The total assets of 11 commercial banks listed on the Nigerian Stock Exchange (NSE) stood at N39.065 trillion as at the end of December 2018, compared with the N34.898 trillion in the comparable period of 2017.
The compilation of the recently released results for the year ended December 31, 2018, by THISDAY, showed that the combined total assets grew by N4.167 trillion or 11 per cent in the year under review.
The banks are Zenith Bank Plc, Access Bank Plc, Guaranty Trust Bank Plc (GTBank), United Bank for Africa Plc (UBA), FBN Holdings Plc, Fidelity Bank Plc, FCMB Group, Ecobank Transnational Incorporated, Sterling Bank, Union Bank of Nigeria Plc, and Wema Bank Plc.
This amount is expected to rise further as recently released first quarter of Access Bank Plc, Zenith Bank and GTBank showed higher figures.
Also, the computation did not capture total assets of Suntrust Bank, Keystone Bank, Heritage Bank, Polaris Bank, Providus Bank, Citibank and Standard Chartered Bank as they are not listed on the NSE.
According to the results, while ETI posted total assets of N8.224 trillion as at December 2018, compared with the N6.865 trillion it reported in the comparable period of 2017; Zenith Bank recorded total assets of N5.956 trillion as of December 2018, higher than the N5.595 trillion it was the previous year; GTBank recorded N3.287 trillion total assets as of December 2018, up from N3.551 trillion the previous year and Access Bank’s total assets stood at N4.954 trillion at the end of 2018, higher than N4.102 trillion reported the previous year.
It is worthy to note that following its business combination with the Defunct Diamond Bank, Access Bank’s total assets jumped to N6.427 trillion at the end of the first quarter of 2019, its recently released results showed.
Furthermore, while Fidelity Bank’s total assets climbed to N1.719 trillion at the end of 2018, from N1.379 trillion the previous year; Union Bank posted total assets of N1.455 trillion as at December 2018; Sterling Bank recorded N1.103 trillion and Wema Bank’s total assets stood at N488 billion at the end of 2018.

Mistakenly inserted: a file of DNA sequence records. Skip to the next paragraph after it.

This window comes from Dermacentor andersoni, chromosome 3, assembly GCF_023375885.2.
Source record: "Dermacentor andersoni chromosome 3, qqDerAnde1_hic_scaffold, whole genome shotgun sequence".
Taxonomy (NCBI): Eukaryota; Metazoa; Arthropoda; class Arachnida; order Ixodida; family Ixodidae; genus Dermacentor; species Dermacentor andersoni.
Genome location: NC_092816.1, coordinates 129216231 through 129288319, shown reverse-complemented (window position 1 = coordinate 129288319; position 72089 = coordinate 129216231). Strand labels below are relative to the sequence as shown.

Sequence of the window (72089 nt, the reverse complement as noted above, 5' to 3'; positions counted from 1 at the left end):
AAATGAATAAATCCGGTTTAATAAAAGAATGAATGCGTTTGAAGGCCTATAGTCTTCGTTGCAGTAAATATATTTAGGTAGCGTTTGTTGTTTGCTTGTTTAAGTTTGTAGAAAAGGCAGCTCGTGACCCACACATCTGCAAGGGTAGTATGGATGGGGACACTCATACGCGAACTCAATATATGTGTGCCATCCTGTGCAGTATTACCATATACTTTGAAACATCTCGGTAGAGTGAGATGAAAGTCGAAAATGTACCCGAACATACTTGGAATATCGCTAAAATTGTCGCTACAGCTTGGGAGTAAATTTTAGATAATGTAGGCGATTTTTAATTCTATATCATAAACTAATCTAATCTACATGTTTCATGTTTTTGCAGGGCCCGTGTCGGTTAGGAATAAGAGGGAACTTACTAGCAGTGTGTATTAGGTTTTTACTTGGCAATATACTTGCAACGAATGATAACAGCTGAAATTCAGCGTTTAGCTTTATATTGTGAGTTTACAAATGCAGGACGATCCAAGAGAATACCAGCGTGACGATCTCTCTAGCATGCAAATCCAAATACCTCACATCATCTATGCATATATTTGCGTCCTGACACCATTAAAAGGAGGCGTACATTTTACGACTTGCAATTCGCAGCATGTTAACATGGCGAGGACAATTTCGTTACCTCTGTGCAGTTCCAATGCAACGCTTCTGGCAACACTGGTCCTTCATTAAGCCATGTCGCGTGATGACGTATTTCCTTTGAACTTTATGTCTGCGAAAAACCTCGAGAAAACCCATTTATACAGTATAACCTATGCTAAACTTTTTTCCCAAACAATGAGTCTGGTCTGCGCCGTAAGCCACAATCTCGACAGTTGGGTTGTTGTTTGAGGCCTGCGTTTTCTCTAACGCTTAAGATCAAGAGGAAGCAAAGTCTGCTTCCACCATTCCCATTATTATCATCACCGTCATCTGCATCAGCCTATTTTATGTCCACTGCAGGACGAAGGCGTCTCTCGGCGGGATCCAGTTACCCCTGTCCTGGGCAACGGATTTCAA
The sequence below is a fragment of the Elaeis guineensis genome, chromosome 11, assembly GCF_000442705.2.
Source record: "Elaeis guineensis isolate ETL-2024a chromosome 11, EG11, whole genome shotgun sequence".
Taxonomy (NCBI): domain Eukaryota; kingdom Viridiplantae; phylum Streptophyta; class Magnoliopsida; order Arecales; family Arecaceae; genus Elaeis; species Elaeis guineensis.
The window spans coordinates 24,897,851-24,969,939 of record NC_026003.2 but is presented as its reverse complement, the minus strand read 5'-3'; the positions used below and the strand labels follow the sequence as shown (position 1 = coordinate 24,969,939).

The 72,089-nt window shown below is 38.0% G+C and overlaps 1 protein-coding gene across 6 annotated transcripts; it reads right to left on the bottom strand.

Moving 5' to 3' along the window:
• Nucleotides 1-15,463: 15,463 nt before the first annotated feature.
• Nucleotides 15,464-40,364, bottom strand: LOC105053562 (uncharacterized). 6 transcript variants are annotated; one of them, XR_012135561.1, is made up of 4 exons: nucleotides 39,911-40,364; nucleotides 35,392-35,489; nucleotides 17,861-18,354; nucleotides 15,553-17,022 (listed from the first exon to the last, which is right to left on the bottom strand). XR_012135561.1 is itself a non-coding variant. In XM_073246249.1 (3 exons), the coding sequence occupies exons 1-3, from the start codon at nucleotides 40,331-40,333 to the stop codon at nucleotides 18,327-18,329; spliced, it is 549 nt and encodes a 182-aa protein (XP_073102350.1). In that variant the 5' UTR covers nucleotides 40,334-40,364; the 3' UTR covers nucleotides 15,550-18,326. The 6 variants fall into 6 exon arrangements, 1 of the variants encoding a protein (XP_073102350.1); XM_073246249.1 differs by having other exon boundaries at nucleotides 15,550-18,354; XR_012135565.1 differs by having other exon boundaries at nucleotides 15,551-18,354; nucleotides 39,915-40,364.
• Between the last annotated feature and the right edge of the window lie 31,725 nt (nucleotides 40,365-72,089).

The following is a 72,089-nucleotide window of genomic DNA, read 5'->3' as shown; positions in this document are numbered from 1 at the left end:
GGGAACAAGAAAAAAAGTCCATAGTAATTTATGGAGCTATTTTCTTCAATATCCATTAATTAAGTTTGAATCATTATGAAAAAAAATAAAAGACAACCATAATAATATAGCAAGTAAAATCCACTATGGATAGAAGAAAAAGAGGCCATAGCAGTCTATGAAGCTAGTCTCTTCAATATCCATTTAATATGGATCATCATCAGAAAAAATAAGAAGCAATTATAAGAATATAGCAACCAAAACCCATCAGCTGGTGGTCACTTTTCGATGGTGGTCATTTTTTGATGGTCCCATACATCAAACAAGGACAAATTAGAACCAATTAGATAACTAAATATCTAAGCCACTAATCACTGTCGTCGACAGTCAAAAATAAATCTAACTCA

The Central Bank of Nigeria (CBN) recently disclosed that the Capital Adequacy Ratio (CAR) of commercial banks improved from the 10.79 per cent as at August 2018, to 15.26 per cent as of December 2018.
CBN’s Deputy Governor, Financial System Stability Directorate, Mrs. Aishah Ahmad, had revealed this. According to her, the marginal improvement in non-performing loans (NPLs) ratio was also expected to strengthen further.
CAR is a measurement of a bank’s available capital expressed as a percentage of its risk-weighted credit exposures.
The CBN requires that banks with international subsidiaries maintain CAR of 15 per cent, while banks without international subsidiaries maintain CAR of 10 per cent.
But the minimum requirement for the systemically important banks is 16 per cent. The central bank also plan to introduce new capital rules in the second quarter of 2019 that would be stricter about what sort of funding qualifies as capital.
The rules, which will align the banking industry with the international accord known as Basel III, also require lenders to create buffers that should help them in the case of a crisis.
Notwithstanding the robust liquidity levels, Ahmad expressed dissatisfaction that credit to private sector has remained lower than required to support business investment and long-term growth.
Growth in lending portfolios is particularly important to diversify banks’ asset portfolios away from energy-related assets as earlier mentioned, she stressed.
She urged banks to be fully committed to de-risking their portfolios through new lending to small and medium scale enterprises (SMEs) and previously overlooked, but high potential sectors such as services and creative industries.